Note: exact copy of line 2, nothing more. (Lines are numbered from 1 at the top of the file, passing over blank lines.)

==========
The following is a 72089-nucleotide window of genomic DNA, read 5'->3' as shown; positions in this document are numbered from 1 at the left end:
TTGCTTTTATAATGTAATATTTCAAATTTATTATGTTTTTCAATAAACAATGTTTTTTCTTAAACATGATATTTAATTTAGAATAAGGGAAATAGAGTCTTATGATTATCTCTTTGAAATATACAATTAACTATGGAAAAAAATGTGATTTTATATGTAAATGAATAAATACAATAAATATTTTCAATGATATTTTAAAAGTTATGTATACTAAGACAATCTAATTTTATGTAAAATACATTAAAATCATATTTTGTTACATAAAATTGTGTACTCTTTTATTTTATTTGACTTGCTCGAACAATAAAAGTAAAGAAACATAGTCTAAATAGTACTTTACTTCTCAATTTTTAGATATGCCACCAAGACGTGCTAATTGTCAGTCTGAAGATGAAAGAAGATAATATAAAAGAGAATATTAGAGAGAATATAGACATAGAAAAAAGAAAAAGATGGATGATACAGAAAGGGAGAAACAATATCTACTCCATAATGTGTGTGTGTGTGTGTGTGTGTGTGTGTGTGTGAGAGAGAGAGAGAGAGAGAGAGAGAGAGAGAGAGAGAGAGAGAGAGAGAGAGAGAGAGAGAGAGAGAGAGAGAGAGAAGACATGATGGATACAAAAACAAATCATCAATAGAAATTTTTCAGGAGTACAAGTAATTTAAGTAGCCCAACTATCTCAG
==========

TTGCTTTTATAATGTAATATTTCAAATTTATTATGTTTTTCAATAAACAATGTTTTTTCTTAAACATGATATTTAATTTAGAATAAGGGAAATAGAGTCTTATGATTATCTCTTTGAAATATACAATTAACTATGGAAAAAAATGTGATTTTATATGTAAATGAATAAATACAATAAATATTTTCAATGATATTTTAAAAGTTATGTATACTAAGACAATCTAATTTTATGTAAAATACATTAAAATCATATTTTGTTACATAAAATTGTGTACTCTTTTATTTTATTTGACTTGCTCGAACAATAAAAGTAAAGAAACATAGTCTAAATAGTACTTTACTTCTCAATTTTTAGATATGCCACCAAGACGTGCTAATTGTCAGTCTGAAGATGAAAGAAGATAATATAAAAGAGAATATTAGAGAGAATATAGACATAGAAAAAAGAAAAAGATGGATGATACAGAAAGGGAGAAACAATATCTACTCCATAATGTGTGTGTGTGTGTGTGTGTGTGTGTGTGTGTGAGAGAGAGAGAGAGAGAGAGAGAGAGAGAGAGAGAGAGAGAGAGAGAGAGAGAGAGAGAGAGAGAGAGAGAGAGAGAAGACATGATGGATACAAAAACAAATCATCAATAGAAATTTTTCAGGAGTACAAGTAATTTAAGTAGCCCAACTATCTCAG